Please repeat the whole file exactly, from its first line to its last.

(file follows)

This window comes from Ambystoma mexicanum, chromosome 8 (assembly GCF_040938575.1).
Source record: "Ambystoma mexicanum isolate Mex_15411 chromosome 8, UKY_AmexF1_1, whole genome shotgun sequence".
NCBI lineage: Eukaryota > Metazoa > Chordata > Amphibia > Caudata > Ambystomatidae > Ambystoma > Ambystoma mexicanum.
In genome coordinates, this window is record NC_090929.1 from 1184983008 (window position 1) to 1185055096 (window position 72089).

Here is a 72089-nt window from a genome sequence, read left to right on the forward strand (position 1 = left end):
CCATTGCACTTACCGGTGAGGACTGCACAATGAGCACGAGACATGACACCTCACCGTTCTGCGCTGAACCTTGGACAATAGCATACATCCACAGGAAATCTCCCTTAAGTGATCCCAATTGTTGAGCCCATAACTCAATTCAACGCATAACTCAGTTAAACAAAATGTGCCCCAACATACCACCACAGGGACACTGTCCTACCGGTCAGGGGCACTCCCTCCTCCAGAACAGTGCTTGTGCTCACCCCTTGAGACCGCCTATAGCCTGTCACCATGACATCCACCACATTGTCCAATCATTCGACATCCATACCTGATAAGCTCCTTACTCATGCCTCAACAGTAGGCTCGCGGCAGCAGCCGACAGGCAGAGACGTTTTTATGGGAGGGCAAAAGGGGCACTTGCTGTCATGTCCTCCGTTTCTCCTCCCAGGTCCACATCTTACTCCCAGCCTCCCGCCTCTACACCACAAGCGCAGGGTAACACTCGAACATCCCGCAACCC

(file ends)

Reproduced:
This window comes from Ambystoma mexicanum, chromosome 8 (assembly GCF_040938575.1).
Source record: "Ambystoma mexicanum isolate Mex_15411 chromosome 8, UKY_AmexF1_1, whole genome shotgun sequence".
NCBI lineage: Eukaryota > Metazoa > Chordata > Amphibia > Caudata > Ambystomatidae > Ambystoma > Ambystoma mexicanum.
In genome coordinates, this window is record NC_090929.1 from 1184983008 (window position 1) to 1185055096 (window position 72089).

Here is a 72089-nt window from a genome sequence, read left to right on the forward strand (position 1 = left end):
CCATTGCACTTACCGGTGAGGACTGCACAATGAGCACGAGACATGACACCTCACCGTTCTGCGCTGAACCTTGGACAATAGCATACATCCACAGGAAATCTCCCTTAAGTGATCCCAATTGTTGAGCCCATAACTCAATTCAACGCATAACTCAGTTAAACAAAATGTGCCCCAACATACCACCACAGGGACACTGTCCTACCGGTCAGGGGCACTCCCTCCTCCAGAACAGTGCTTGTGCTCACCCCTTGAGACCGCCTATAGCCTGTCACCATGACATCCACCACATTGTCCAATCATTCGACATCCATACCTGATAAGCTCCTTACTCATGCCTCAACAGTAGGCTCGCGGCAGCAGCCGACAGGCAGAGACGTTTTTATGGGAGGGCAAAAGGGGCACTTGCTGTCATGTCCTCCGTTTCTCCTCCCAGGTCCACATCTTACTCCCAGCCTCCCGCCTCTACACCACAAGCGCAGGGTAACACTCGAACATCCCGCAACCC